Regardless of the outcome, divorce is an arduous process. Even when both individuals end up on amicable terms, the emotional and financial repercussions of divorce are often immense. Given the sensitive nature of the process, it makes sense that something as inconsequential as estate planning is the furthest thing from most people’s minds. However, estate plans are heavily affected by marriage (and subsequent divorce).
Should anything happen to you, minor discrepancies within estate plan updates allow your ex-spouse becomes eligible to inherit your entire estate (or half of your assets, if you do not have an estate plan to begin with). That being said, it is important to update your estate plan pre, during and post-divorce. By doing so, you can ensure that it accurately reflects current wishes, beneficiaries, and overrides older versions.
Estate Planning Basics
Estate plans come in different shapes and sizes. The most important component of an estate plan is the method by which you designate beneficiaries of your assets and property. For most people, the easiest way to do this is through a last will and testament. Contrary to its name, your “last will” need not be the last – it simply overrides all other existing wills previously signed.
Wills cannot typically be drafted and notarized on a whim. There is a process to legitimizing a will, and it includes requiring witnesses present during the will’s signing. Otherwise, you will need a separate document witnessed and signed to legitimize a previously signed will.
Wills carry many advantages over simply letting your estate be automatically distributed according to state laws. For one, you can designate beneficiaries. In the absence of an estate plan, state laws determine who does and does not inherit, as well as how much is inherited. Wills:
- Allow you to include individuals who are not considered kin
- Determine what goes to which beneficiary
- Give parents of minor children the power to name a guardian (which heavily affects the court’s decision of residence upon death)
Although, wills do not decide everything. There are certain assets and accounts that are automatically transferred to designated beneficiaries upon death, including (but not limiting to):
- Life insurance policies
- Retirement plans and accounts
- Properties that are tagged as transfer-on-death (TOD)
- Accounts that are payable-on-death (POD)
Trusts are a set of legal instructions created between grantor, trustee and beneficiary, used to hold and transfer property upon death or incapacity. While trusts offer greater wealth transfer options, they cannot name a guardian for children, and are costly to prepare and maintain.
Not all estate planning documents revolve around distributing assets and property upon death. Some documents safeguard wishes and instructions for both financial decisions and long term care while incapacitated.
It is common for married couples to leave a substantial amount of their estate to their spouse. Spouses also benefit from the tax exemption bonds of federal estate taxes (also known as gift tax) , as well as the income tax on larger estate transfers. Many estate plans are explicitly drafted with a person’s marital status in mind.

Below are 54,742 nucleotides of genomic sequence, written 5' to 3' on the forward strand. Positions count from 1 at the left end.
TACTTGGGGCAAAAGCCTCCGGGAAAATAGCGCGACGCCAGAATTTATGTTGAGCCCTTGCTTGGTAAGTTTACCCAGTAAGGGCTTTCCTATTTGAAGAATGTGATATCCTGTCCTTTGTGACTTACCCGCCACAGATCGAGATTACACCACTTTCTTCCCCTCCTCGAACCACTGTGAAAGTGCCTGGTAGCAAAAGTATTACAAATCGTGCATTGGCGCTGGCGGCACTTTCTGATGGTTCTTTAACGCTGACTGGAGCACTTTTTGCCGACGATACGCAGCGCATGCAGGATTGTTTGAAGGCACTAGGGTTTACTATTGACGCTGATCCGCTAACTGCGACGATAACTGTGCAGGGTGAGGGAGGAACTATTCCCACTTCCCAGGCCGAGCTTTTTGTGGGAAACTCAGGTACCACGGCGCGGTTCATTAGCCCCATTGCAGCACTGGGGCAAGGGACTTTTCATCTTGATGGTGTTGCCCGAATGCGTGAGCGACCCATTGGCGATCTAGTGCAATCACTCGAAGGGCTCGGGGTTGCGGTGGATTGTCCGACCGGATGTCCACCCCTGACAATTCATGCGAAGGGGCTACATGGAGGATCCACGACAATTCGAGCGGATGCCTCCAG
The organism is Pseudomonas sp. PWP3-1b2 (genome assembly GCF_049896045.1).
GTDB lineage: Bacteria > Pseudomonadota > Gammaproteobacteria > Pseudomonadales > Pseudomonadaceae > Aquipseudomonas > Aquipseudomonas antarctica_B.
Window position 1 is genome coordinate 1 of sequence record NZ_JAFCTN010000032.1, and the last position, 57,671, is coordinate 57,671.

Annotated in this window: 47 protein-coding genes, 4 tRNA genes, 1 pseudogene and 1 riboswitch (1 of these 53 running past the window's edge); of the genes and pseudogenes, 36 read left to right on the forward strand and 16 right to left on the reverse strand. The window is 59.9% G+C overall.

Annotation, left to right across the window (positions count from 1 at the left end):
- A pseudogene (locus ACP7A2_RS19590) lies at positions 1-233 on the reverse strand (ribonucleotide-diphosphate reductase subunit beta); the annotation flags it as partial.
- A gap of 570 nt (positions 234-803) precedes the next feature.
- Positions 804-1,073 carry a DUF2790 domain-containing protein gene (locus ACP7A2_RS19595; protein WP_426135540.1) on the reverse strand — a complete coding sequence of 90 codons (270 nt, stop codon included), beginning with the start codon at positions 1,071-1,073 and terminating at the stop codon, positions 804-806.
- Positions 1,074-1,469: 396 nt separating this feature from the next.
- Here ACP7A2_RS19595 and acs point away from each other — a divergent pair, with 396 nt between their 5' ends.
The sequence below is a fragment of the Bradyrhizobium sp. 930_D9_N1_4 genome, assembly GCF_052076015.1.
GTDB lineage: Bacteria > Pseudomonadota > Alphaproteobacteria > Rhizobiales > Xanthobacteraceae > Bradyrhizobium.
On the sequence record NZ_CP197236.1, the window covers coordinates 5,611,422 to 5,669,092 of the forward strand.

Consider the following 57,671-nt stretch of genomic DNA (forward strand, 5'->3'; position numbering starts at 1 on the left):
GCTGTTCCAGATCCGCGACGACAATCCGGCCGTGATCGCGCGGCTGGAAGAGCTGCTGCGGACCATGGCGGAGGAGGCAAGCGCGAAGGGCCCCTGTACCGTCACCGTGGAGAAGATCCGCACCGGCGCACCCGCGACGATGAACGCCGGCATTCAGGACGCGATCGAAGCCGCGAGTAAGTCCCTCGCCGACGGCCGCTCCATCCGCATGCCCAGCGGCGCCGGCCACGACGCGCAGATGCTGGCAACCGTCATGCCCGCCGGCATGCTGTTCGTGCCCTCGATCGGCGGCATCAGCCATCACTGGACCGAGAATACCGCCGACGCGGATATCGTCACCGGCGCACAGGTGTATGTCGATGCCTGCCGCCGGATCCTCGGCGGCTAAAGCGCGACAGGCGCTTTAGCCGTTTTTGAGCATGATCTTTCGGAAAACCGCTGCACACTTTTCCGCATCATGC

Pre, During and Post-Divorce Considerations
Before a divorce is finalized, it opens the potential of transferring assets and property to your spouse, which may fundamentally affect your estate planning strategy, requiring a major rewrite. It is also important to know that while some states prohibit ex-spouses’ from inheriting wills and trusts, 401k and life insurance inheritance is subject to probate. It is advised to update your plan, review trusts and wills during divorce, and take an inventory of assets with a designated beneficiary.
Before you make any sweeping changes, consult with an estate planning attorney to review any prenuptial or postnuptial agreements that you and your spouse may have signed. If you do wish to amend any estate plan updates, you must ensure changes abide with the rules outlined in previously made agreements. Once you have determined what you can and cannot amend, go over each part of the estate plan. Some things to consider include:
- Beneficiaries listed on bank accounts
- Beneficiaries listed on auto titles and real estate titles
- Beneficiaries listed on savings accounts
- Life insurance policies and retirement accounts
- Last will and testament, living trusts, and testamentary trusts
- Durable power of attorney (you may have named your ex-spouse as a proxy)
- Living wills
If you name your child as a beneficiary, note that your ex-spouse may be your child’s only guardian. And thus, is in control of their inheritance until reaching age of majority. One way to workaround this is to hold assets in the hands of an appointed trustee, until the minor in-trust is of age. Even with your ex-spouse being removed from your will, anything can happen during the divorce process itself. It is never wise to rely on state law for safeguarding assets.
Safeguarding Estate Plan Updates and Amendments
Amending a will during or after a divorce will usually require a full rewrite. Going over every title and mention of beneficiary designations can be both time-consuming and difficult, as well. To ensure your desired wishes and assets are transferred seamlessly upon death, consult with a legal professional to review your estate plan updates and amendments.